In poker, it’s the same–unless your opponent is permanently broke after losing this pot, don’t humiliate him. Angry players often return to harm you. Don’t gloat; win graciously.

8. Don’t even the score. This one’s hard on your ego, but listen anyway. In life you don’t need to get even with the person who did you wrong. Similarly, you don’t need to get even with the person who bluffed you in poker. You shouldn’t care where your next opportunity to gain comes from. You don’t have to get even or break even with anyone. Play the opportunities as they arise. Success stacks up the same, no matter where it comes from. Some people are so busy getting even, they never have time to get ahead.

In gambling and in life, a few people are going to get the better of you. So what? If you won a bet on a basketball game, would you be upset that the other team’s center scored more points than your team’s center? Of course not! You won the bet, so what do you care? Same in life. If you win overall, don’t fret over a few lost skirmishes, and never waste energy trying to get even with those who beat you.

9. Act last. Almost no one realizes the importance of acting last. At my poker seminars, I teach how important it is to understand your position at the table. Players must act in turn, and those who act after you have an advantage because they get to see what you do before they make their decisions. So, I teach that you should use psychology and make friends with players who act after you. They’ll then be less motivated to exploit their advantages. This works in life, too. Befriend those who have an advantage, so they will be less motivated to make it difficult on you. That’s important, and I’ll repeat it: In life, make friends with those who could do you the most damage.

And there’s more. You should usually strive to gain advantage by acting last. If you’re sure that everyone will have an equal chance to act, it’s better–with few exceptions–to wait to see what your opponents do, then adapt your strategy accordingly. In poker, we call it a positional advantage. Let’s call it the same thing in real life.

10. Save your fancy moves for when you’re running good. In skillful gambling, when your luck is running bad, opponents often become inspired and play better. You’re no longer a force to be reckoned with in their minds. Most of your fancy plays won’t work because you’ve lost the intimidation factor, which is fundamental to many aggressive strategies. At these times, you should become a more timid player. In life, do the same thing. Sometimes in conversations or in business, things aren’t really clicking and you’re losing ground. You can feel it happening. Play defensively. Your image is wrong for asserting yourself, so–if possible–just lurk and don’t take a stand yet. Many people desperately try to prove themselves when they are at a disadvantage, but they ought to just sit silently. As a bonus, this silence often seems like strength to others. Repeating: When you’re at a disadvantage, or you’re just not in sync, don’t try to prove yourself immediately. Wait it out. Sooner or later an opportunity will come, and then you can be profound or assertive.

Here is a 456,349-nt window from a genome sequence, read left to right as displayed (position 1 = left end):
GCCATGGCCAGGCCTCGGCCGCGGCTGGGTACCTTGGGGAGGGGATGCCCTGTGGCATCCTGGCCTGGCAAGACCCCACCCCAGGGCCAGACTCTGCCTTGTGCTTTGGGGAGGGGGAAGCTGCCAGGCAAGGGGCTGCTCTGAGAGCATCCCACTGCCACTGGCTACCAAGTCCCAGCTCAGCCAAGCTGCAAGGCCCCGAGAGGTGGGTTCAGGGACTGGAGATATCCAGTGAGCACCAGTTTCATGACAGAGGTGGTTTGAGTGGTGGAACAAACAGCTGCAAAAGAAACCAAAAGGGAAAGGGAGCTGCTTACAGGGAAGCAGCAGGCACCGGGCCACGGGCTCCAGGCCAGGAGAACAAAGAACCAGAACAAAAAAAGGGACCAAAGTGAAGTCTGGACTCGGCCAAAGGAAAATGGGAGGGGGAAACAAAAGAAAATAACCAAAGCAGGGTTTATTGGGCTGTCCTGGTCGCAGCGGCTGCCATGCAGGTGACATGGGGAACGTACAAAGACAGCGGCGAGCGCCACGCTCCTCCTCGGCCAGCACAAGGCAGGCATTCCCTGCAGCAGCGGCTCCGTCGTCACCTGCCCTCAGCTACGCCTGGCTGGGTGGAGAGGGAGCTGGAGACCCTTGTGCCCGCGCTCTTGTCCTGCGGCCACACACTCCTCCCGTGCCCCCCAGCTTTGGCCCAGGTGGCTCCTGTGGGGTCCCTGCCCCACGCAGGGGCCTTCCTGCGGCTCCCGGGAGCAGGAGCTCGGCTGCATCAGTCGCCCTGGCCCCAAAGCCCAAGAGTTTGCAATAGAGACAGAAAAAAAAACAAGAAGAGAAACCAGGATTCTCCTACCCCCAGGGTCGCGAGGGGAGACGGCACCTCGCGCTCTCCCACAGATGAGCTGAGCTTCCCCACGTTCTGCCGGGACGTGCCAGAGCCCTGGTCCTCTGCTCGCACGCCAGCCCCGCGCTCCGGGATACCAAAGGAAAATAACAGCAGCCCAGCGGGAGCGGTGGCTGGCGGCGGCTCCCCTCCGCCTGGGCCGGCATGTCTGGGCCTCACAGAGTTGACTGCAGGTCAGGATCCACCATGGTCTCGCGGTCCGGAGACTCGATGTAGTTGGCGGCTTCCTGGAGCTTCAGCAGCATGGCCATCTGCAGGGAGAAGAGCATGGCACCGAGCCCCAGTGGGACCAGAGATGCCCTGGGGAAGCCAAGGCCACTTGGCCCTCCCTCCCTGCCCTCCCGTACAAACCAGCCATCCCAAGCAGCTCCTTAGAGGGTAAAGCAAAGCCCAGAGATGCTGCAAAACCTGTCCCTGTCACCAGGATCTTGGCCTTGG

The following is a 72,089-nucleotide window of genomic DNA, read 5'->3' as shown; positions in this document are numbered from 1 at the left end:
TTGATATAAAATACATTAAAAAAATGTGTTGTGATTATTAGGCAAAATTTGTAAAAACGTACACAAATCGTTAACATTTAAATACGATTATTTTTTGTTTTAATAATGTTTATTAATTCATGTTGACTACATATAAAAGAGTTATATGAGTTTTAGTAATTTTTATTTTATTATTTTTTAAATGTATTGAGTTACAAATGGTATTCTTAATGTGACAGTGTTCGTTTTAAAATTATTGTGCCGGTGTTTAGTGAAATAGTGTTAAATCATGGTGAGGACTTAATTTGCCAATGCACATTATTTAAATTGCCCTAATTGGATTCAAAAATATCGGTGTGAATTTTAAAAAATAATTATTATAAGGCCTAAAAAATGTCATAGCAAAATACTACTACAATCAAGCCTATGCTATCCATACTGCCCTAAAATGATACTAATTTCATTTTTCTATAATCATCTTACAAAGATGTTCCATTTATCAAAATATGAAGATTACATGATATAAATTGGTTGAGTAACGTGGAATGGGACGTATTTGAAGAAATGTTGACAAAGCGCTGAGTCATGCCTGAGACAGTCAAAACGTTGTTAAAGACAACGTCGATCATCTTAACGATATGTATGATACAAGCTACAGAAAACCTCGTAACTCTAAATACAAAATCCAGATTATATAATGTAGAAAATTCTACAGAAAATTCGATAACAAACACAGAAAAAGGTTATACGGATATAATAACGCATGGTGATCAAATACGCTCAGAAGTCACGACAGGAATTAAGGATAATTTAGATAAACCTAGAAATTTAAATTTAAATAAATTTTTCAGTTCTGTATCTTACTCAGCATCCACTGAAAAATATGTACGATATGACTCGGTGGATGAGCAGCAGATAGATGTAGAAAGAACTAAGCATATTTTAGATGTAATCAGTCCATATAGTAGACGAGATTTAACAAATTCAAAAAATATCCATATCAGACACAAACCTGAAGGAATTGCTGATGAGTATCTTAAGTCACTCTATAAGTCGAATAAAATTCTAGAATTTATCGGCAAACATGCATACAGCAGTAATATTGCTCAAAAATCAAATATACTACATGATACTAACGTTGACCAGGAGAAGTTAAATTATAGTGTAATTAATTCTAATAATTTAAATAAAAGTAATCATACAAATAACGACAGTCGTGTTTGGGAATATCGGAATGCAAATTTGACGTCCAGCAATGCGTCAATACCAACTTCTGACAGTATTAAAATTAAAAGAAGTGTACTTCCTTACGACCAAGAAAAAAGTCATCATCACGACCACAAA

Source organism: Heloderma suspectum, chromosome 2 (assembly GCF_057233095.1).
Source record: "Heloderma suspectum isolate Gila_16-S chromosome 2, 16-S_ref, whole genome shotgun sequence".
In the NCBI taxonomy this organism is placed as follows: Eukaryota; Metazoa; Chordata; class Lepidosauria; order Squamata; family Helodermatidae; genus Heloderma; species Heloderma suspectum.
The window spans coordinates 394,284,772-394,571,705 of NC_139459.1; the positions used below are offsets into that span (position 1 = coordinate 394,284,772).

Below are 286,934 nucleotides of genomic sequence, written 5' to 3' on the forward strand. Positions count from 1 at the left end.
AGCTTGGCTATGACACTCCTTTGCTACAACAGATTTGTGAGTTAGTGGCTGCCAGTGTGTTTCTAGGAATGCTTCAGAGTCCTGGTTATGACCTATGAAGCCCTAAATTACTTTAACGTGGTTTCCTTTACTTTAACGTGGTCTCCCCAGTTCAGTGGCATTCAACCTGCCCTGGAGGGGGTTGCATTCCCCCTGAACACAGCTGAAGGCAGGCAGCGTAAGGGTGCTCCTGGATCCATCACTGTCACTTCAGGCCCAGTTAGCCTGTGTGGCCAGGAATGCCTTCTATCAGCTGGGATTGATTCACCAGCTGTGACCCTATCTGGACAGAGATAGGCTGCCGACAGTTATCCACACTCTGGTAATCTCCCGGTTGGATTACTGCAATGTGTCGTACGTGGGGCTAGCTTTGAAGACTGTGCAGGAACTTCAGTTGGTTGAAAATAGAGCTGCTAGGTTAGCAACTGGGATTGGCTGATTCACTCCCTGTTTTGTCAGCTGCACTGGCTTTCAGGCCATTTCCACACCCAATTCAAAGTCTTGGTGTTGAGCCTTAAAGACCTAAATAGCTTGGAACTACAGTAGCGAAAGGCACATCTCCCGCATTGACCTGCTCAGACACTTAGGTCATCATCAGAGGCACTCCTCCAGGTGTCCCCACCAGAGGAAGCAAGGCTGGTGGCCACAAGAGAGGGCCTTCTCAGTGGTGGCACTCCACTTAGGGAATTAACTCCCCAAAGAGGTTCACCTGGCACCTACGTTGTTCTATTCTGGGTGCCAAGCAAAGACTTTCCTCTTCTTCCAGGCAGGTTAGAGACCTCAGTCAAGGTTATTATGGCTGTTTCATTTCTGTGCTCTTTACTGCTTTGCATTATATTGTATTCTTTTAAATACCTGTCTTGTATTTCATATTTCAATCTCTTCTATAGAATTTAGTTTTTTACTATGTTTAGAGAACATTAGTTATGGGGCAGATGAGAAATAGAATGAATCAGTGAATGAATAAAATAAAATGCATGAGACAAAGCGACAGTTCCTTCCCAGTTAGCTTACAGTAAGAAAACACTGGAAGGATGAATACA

11. Cheer for your friends. I want to warn you about envy. Many people don’t want their friends to succeed. In gambling, I never feel envious of friends who are winning more than I am. I want my friends to succeed so they can share their secrets, so they can tip me off to better games in the future, so they introduce me to rich novices looking for a game–all sorts of benefits. If your enemies win, you don’t get any of these advantages. It’s the same in life. You should want your friends to succeed always. The more friends you have succeeding, the more opportunities you’ll have. It’s just plain crazy, but common, to be jealous of your friends’ successes.

12. Don’t fret over each injustice. In gambling and in life, there’s always injustice. Bet on it! Poker’s worst starting hands often win. And bad players sometimes get lucky. In life, the same. In fact, there’s so much injustice that we couldn’t possibly devote ourselves to setting things right.

Next year there will probably be 246 unbelievably unjust things that will happen to you personally. Cashiers will hand you too little change. People will spread falsehoods about you. Someone will misunderstand what you say. Crooks will scam you. On and on. And we’re guessing that this will happen 246 times next year. If it only happens 230 times, you’re having a good year! So, you can either just going on to the next thing, or you can damage you chances of success by dwelling on each injustice, talking about it, fuming over it. All that fusing, all that fuming, all that waste of mental energy really doesn’t make sense. Why should you get aggravated, especially if you’re having a good year? So, simply, learn to overlook injustices unless you’re prepared to act on them. Yes, It’s noble to act against injustice, but it’s wasteful to dwell on personal injustices you’re not willing to act on.

USOK_1If you’re USA-based, play and chat with top professionals online (or just hang out at a table or two like me) at Bookmaker Poker or BetOnline Poker.